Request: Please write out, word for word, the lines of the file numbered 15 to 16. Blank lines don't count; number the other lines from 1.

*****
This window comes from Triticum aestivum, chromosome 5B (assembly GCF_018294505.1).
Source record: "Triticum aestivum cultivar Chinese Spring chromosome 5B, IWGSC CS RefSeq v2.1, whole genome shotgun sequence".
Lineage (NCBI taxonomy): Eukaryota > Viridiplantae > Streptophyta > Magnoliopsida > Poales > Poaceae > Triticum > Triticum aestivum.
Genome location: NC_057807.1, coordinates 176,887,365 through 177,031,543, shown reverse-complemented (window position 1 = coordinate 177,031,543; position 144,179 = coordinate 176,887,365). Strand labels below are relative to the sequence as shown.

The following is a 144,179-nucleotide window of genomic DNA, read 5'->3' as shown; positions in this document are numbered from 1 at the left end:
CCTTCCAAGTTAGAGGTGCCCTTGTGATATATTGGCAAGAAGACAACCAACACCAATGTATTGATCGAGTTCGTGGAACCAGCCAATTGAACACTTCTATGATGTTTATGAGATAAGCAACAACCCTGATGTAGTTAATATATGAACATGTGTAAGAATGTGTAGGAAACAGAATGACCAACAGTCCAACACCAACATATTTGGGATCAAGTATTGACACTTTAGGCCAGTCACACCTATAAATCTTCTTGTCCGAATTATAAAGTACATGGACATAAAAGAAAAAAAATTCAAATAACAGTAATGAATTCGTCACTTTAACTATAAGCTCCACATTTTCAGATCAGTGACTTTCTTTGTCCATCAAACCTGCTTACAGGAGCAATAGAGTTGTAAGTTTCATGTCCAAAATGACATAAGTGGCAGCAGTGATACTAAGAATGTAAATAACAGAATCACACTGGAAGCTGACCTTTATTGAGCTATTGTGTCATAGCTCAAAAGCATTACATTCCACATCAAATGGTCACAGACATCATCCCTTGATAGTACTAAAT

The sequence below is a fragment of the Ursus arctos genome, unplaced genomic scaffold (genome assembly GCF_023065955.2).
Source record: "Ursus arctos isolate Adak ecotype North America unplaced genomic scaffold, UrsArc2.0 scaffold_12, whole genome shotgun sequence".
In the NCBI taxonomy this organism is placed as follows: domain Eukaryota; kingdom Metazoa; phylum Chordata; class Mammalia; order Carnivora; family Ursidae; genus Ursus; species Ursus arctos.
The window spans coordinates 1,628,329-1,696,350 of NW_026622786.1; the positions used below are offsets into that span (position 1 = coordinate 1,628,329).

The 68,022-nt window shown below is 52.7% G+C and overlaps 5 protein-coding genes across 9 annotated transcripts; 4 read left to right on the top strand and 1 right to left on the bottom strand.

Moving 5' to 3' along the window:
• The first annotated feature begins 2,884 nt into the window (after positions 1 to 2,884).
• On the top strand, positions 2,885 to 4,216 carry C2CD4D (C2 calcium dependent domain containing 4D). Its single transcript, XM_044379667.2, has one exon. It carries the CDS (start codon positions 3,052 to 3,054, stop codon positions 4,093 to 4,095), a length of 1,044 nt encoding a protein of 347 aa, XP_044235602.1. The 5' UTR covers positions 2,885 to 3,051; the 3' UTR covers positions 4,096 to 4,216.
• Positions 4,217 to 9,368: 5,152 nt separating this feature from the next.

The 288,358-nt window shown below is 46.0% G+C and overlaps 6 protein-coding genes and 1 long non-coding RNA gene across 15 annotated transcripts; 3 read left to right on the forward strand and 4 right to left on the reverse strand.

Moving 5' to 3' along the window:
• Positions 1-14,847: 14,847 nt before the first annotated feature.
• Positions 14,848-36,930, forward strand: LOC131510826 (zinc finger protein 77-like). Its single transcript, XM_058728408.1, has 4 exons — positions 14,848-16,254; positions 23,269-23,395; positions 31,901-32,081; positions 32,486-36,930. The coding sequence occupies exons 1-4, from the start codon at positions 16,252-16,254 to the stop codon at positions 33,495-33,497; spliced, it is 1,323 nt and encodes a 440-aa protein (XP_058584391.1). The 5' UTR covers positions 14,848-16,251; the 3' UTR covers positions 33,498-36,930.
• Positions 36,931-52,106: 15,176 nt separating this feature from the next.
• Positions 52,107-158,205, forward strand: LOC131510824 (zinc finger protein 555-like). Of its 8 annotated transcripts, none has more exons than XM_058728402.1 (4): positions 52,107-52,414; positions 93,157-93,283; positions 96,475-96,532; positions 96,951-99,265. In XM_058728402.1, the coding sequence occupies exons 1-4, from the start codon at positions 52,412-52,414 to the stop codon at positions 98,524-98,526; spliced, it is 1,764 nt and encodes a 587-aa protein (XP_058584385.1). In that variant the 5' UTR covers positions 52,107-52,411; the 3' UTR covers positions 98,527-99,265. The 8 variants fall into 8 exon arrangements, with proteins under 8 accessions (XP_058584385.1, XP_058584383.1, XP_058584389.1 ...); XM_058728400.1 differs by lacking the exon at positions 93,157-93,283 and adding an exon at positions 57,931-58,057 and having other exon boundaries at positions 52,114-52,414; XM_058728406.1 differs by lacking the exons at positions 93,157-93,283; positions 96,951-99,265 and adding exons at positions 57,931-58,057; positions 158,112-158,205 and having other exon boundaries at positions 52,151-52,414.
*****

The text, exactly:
• Positions 4,217 to 9,368: 5,152 nt separating this feature from the next.

The 288,358-nt window shown below is 46.0% G+C and overlaps 6 protein-coding genes and 1 long non-coding RNA gene across 15 annotated transcripts; 3 read left to right on the forward strand and 4 right to left on the reverse strand.